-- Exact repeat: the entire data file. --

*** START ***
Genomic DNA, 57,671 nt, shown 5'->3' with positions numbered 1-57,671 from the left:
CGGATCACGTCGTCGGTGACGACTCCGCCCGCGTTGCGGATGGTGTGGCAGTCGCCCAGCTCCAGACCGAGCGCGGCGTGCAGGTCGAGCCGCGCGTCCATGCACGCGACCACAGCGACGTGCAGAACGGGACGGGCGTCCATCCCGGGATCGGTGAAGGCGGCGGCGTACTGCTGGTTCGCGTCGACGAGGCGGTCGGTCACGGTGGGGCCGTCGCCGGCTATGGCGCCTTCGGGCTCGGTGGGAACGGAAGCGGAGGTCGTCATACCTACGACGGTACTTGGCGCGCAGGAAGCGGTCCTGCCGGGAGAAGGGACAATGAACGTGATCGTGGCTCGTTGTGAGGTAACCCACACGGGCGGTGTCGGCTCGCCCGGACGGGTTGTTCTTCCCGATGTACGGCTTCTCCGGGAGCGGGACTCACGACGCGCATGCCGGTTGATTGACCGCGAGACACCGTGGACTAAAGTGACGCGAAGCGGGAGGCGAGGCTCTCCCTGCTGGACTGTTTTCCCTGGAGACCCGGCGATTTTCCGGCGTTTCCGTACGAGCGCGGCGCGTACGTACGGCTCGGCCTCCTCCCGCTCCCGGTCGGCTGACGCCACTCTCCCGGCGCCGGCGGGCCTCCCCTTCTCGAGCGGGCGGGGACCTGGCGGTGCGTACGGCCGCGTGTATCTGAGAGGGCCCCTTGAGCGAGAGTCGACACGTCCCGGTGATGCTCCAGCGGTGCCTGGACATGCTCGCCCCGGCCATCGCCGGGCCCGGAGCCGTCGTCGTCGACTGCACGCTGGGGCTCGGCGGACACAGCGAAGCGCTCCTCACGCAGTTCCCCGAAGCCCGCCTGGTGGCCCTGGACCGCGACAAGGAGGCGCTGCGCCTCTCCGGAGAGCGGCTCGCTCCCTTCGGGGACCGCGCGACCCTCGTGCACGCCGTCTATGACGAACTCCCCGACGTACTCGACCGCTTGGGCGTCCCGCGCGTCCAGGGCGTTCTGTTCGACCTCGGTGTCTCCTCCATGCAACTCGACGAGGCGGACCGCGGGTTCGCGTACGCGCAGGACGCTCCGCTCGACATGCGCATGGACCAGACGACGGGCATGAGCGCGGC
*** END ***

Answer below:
Genomic DNA, 57,671 nt, shown 5'->3' with positions numbered 1-57,671 from the left:
CGGATCACGTCGTCGGTGACGACTCCGCCCGCGTTGCGGATGGTGTGGCAGTCGCCCAGCTCCAGACCGAGCGCGGCGTGCAGGTCGAGCCGCGCGTCCATGCACGCGACCACAGCGACGTGCAGAACGGGACGGGCGTCCATCCCGGGATCGGTGAAGGCGGCGGCGTACTGCTGGTTCGCGTCGACGAGGCGGTCGGTCACGGTGGGGCCGTCGCCGGCTATGGCGCCTTCGGGCTCGGTGGGAACGGAAGCGGAGGTCGTCATACCTACGACGGTACTTGGCGCGCAGGAAGCGGTCCTGCCGGGAGAAGGGACAATGAACGTGATCGTGGCTCGTTGTGAGGTAACCCACACGGGCGGTGTCGGCTCGCCCGGACGGGTTGTTCTTCCCGATGTACGGCTTCTCCGGGAGCGGGACTCACGACGCGCATGCCGGTTGATTGACCGCGAGACACCGTGGACTAAAGTGACGCGAAGCGGGAGGCGAGGCTCTCCCTGCTGGACTGTTTTCCCTGGAGACCCGGCGATTTTCCGGCGTTTCCGTACGAGCGCGGCGCGTACGTACGGCTCGGCCTCCTCCCGCTCCCGGTCGGCTGACGCCACTCTCCCGGCGCCGGCGGGCCTCCCCTTCTCGAGCGGGCGGGGACCTGGCGGTGCGTACGGCCGCGTGTATCTGAGAGGGCCCCTTGAGCGAGAGTCGACACGTCCCGGTGATGCTCCAGCGGTGCCTGGACATGCTCGCCCCGGCCATCGCCGGGCCCGGAGCCGTCGTCGTCGACTGCACGCTGGGGCTCGGCGGACACAGCGAAGCGCTCCTCACGCAGTTCCCCGAAGCCCGCCTGGTGGCCCTGGACCGCGACAAGGAGGCGCTGCGCCTCTCCGGAGAGCGGCTCGCTCCCTTCGGGGACCGCGCGACCCTCGTGCACGCCGTCTATGACGAACTCCCCGACGTACTCGACCGCTTGGGCGTCCCGCGCGTCCAGGGCGTTCTGTTCGACCTCGGTGTCTCCTCCATGCAACTCGACGAGGCGGACCGCGGGTTCGCGTACGCGCAGGACGCTCCGCTCGACATGCGCATGGACCAGACGACGGGCATGAGCGCGGC